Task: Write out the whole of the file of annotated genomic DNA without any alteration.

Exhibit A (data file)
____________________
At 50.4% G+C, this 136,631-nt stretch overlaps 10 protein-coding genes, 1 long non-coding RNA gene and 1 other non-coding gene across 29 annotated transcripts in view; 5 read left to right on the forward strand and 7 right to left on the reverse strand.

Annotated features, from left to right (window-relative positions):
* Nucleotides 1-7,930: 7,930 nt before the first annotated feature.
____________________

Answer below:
At 50.4% G+C, this 136,631-nt stretch overlaps 10 protein-coding genes, 1 long non-coding RNA gene and 1 other non-coding gene across 29 annotated transcripts in view; 5 read left to right on the forward strand and 7 right to left on the reverse strand.

Annotated features, from left to right (window-relative positions):
* Nucleotides 1-7,930: 7,930 nt before the first annotated feature.